That move has ultimately changed Ichthus in more ways than just its place on the calendar.

The other factor in changing the festival’s character was a growing professionalism in the last decade. For 30 years, it was a mostly student-run festival, even while welcoming top-rate bands such as dc talk.
In 2000, Ichthus hired a professional festival director, and even though it still mostly runs on volunteer efforts, the organization has hired additional professional staff to make it more of a year-round ministry.

Those two moves — toward summer and professionalism — have focused Ichthus on youth ministry and mission work, increasingly involving local churches.

“Before, when you would have the leadership change every couple of years, churches couldn’t get to know anyone with the festival,” said James, who became Ichthus’ executive director in 2002, “because, after two years, there was someone new there.”

Now, Ichthus is involved with numerous local churches, including large contemporary worship congregations such as Southland Christian and Quest Community, and smaller ones such as The Vineyard on Winchester Road.

Quest pastor Pete Hise and transformation pastor Helen Musick are both main stage speakers at this year’s festival, and Southland pastor Jon Weece and former pastor Mike Breaux have been main stage speakers in recent years.

The Vineyard has been a Lexington launch pad for several Ichthus ministries, including mission projects related to the festival.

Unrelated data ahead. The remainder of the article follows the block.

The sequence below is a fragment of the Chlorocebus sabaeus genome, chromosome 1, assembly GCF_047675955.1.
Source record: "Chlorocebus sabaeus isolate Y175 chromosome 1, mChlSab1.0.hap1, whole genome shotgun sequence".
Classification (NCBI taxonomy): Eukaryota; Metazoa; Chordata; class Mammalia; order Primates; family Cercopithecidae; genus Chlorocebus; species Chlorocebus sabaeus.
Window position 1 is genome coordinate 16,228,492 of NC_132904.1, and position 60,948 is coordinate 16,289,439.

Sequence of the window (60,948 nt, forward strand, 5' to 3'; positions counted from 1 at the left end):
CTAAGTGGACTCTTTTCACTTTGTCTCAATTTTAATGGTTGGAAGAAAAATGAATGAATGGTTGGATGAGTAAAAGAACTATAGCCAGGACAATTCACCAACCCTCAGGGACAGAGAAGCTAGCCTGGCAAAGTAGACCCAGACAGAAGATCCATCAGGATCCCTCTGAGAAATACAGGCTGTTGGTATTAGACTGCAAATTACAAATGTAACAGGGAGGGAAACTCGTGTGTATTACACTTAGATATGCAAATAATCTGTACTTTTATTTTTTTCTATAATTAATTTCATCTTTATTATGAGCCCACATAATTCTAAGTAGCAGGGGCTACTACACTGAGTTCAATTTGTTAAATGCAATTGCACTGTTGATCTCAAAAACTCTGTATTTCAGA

“We couldn’t do projects like that when we were in the school year,” James says.

Now that school’s out Ichthus week, church groups have been able to make a week of the festival, arriving in Central Kentucky early to work with groups such as the Catholic Action Center and Christian Appalachian Project, and then sticking around for the music.

At the festival, there is an increased emphasis on youth ministry and missions, including sessions for youth leaders during the festival’s teaching sessions.

It is not lost on James and Vermilion that chart-topping Christian rock acts are the main attraction at the festival. But James says that is increasingly part of what Ichthus ministries does, not the sole focus.

“The festival is a critical part of our identity,” Vermilion says. “But if the festival ceased to be an effective way of reaching youth, we would have to look at that.”

For now, the youth Ichthus is reaching are leading Ichthus in its revised focuses.

“I was brought up that I learned certain truths of God, and then I served,” Vermilion said. “The kids in this generation engage God and truth as they serve.”

Ichthus has seen several generations of Christian teens now, from ones that got soulful to Michael W. Smith to rocking out to Stryper to getting a little ’80s synth-y to DeGarmo & Key.

It’s an age that can make anyone, be it a person or an entity, get a little complacent.

But the new guy doesn’t sound inclined to let that happen.

“People can say it’s just sort of there and not appreciate it,” Vermilion saids. “The truth is, this is an amazing thing. That something this big happens in Wilmore is amazing.”